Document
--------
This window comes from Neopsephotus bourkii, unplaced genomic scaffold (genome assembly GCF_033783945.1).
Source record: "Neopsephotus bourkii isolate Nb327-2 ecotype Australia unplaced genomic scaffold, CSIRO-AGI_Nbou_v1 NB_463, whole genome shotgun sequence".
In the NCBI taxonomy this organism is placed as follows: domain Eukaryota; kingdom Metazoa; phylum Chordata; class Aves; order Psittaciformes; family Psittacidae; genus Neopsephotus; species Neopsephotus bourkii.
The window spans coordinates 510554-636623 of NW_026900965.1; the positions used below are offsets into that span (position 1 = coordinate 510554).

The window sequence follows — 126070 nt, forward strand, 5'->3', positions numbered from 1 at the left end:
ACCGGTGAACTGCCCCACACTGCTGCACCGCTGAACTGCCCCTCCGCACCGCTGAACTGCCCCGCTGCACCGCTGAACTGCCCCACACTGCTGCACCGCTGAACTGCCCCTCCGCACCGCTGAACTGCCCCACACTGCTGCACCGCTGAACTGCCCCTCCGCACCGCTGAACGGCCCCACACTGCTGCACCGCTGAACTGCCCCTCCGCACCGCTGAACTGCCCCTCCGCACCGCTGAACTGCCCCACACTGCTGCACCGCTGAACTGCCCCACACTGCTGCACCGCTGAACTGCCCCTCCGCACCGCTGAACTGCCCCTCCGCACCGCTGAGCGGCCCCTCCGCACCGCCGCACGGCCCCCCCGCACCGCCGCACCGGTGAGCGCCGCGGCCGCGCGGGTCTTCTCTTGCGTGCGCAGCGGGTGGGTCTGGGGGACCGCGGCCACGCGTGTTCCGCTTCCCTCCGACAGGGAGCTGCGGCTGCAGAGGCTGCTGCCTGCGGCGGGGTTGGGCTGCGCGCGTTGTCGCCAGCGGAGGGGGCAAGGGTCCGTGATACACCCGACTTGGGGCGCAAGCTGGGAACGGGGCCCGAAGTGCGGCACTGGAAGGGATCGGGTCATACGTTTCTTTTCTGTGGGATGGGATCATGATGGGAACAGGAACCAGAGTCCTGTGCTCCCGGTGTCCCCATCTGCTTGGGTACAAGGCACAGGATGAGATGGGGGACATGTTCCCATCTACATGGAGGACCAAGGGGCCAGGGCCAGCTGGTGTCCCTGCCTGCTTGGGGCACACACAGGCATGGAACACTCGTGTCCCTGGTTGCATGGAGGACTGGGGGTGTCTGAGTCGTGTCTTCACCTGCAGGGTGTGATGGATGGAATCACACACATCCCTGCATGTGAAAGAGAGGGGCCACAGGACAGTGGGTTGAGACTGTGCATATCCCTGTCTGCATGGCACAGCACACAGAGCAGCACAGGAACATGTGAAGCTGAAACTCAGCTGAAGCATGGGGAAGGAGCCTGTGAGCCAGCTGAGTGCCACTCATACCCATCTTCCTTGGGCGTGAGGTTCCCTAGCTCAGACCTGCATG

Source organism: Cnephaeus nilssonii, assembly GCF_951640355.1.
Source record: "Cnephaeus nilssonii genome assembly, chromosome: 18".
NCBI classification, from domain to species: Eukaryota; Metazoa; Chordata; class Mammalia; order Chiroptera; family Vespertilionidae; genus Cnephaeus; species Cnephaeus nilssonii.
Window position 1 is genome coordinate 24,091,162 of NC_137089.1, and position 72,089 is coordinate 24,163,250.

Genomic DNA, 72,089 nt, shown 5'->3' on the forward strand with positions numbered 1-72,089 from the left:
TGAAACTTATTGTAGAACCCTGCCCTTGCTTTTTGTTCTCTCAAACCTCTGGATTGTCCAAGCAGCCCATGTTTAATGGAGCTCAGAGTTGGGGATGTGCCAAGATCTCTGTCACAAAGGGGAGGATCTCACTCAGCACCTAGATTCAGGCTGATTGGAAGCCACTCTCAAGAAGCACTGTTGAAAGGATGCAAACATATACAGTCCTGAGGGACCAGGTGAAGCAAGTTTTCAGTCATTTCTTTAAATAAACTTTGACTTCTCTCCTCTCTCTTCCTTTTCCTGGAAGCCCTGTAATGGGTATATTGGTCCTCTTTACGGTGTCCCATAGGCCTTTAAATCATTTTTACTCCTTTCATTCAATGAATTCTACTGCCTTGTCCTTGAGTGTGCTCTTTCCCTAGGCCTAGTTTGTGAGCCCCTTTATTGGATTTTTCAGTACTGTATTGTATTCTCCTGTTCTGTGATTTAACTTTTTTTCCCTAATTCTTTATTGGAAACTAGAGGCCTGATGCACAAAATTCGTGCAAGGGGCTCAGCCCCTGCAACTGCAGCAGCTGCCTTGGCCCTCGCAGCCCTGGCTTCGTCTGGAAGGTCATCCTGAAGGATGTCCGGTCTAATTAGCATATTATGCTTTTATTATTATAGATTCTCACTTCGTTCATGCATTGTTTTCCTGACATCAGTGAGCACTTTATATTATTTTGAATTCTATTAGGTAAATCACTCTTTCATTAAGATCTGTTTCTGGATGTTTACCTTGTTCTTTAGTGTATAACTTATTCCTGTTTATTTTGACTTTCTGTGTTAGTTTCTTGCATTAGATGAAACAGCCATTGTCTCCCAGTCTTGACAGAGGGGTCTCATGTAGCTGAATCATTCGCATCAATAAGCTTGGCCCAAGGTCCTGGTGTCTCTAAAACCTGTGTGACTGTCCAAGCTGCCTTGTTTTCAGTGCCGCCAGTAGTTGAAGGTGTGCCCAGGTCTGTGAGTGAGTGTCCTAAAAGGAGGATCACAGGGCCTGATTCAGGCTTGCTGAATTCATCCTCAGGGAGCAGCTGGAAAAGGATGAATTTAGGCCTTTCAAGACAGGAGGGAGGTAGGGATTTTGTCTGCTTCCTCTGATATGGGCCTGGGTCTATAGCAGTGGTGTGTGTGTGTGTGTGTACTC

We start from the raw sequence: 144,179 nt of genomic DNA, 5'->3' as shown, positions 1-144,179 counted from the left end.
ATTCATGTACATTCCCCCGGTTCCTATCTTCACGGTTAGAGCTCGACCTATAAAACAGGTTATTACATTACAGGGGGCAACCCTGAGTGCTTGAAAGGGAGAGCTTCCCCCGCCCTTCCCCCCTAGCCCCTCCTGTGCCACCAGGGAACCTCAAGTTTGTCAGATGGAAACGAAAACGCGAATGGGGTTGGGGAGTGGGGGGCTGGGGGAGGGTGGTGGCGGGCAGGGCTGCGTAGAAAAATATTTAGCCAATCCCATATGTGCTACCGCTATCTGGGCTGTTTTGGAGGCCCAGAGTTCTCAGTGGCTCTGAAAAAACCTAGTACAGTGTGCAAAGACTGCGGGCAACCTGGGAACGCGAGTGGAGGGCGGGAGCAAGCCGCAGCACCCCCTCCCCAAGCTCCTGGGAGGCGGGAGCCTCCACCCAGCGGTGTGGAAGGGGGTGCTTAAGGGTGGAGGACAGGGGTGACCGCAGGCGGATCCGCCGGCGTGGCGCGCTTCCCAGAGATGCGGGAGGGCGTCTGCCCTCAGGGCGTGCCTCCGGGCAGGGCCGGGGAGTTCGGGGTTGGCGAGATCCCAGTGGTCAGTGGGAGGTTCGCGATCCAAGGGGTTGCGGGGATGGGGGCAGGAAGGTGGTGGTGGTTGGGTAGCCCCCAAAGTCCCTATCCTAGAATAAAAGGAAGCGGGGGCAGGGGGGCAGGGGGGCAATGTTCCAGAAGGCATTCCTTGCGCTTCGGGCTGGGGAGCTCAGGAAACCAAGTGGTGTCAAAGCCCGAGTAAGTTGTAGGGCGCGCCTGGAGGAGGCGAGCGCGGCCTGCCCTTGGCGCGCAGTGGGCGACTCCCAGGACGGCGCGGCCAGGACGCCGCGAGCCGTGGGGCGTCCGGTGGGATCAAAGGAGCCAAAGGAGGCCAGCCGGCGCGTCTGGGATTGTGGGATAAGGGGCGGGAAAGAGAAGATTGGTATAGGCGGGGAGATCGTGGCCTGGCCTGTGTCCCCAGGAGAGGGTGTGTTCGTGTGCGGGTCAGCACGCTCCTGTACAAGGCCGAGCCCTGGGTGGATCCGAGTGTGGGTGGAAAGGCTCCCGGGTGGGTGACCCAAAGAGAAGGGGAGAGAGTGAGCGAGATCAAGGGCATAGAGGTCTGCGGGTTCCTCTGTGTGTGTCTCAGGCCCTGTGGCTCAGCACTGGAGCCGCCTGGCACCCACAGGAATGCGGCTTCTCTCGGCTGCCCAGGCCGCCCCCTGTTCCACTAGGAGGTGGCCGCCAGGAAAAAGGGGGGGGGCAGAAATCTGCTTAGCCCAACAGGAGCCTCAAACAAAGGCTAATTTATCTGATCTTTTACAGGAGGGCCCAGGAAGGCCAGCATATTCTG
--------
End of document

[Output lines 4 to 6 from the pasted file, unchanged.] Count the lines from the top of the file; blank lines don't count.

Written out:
The window spans coordinates 510554-636623 of NW_026900965.1; the positions used below are offsets into that span (position 1 = coordinate 510554).

The window sequence follows — 126070 nt, forward strand, 5'->3', positions numbered from 1 at the left end:
ACCGGTGAACTGCCCCACACTGCTGCACCGCTGAACTGCCCCTCCGCACCGCTGAACTGCCCCGCTGCACCGCTGAACTGCCCCACACTGCTGCACCGCTGAACTGCCCCTCCGCACCGCTGAACTGCCCCACACTGCTGCACCGCTGAACTGCCCCTCCGCACCGCTGAACGGCCCCACACTGCTGCACCGCTGAACTGCCCCTCCGCACCGCTGAACTGCCCCTCCGCACCGCTGAACTGCCCCACACTGCTGCACCGCTGAACTGCCCCACACTGCTGCACCGCTGAACTGCCCCTCCGCACCGCTGAACTGCCCCTCCGCACCGCTGAGCGGCCCCTCCGCACCGCCGCACGGCCCCCCCGCACCGCCGCACCGGTGAGCGCCGCGGCCGCGCGGGTCTTCTCTTGCGTGCGCAGCGGGTGGGTCTGGGGGACCGCGGCCACGCGTGTTCCGCTTCCCTCCGACAGGGAGCTGCGGCTGCAGAGGCTGCTGCCTGCGGCGGGGTTGGGCTGCGCGCGTTGTCGCCAGCGGAGGGGGCAAGGGTCCGTGATACACCCGACTTGGGGCGCAAGCTGGGAACGGGGCCCGAAGTGCGGCACTGGAAGGGATCGGGTCATACGTTTCTTTTCTGTGGGATGGGATCATGATGGGAACAGGAACCAGAGTCCTGTGCTCCCGGTGTCCCCATCTGCTTGGGTACAAGGCACAGGATGAGATGGGGGACATGTTCCCATCTACATGGAGGACCAAGGGGCCAGGGCCAGCTGGTGTCCCTGCCTGCTTGGGGCACACACAGGCATGGAACACTCGTGTCCCTGGTTGCATGGAGGACTGGGGGTGTCTGAGTCGTGTCTTCACCTGCAGGGTGTGATGGATGGAATCACACACATCCCTGCATGTGAAAGAGAGGGGCCACAGGACAGTGGGTTGAGACTGTGCATATCCCTGTCTGCATGGCACAGCACACAGAGCAGCACAGGAACATGTGAAGCTGAAACTCAGCTGAAGCATGGGGAAGGAGCCTGTGAGCCAGCTGAGTGCCACTCATACCCATCTTCCTTGGGCGTGAGGTTCCCTAGCTCAGACCTGCATG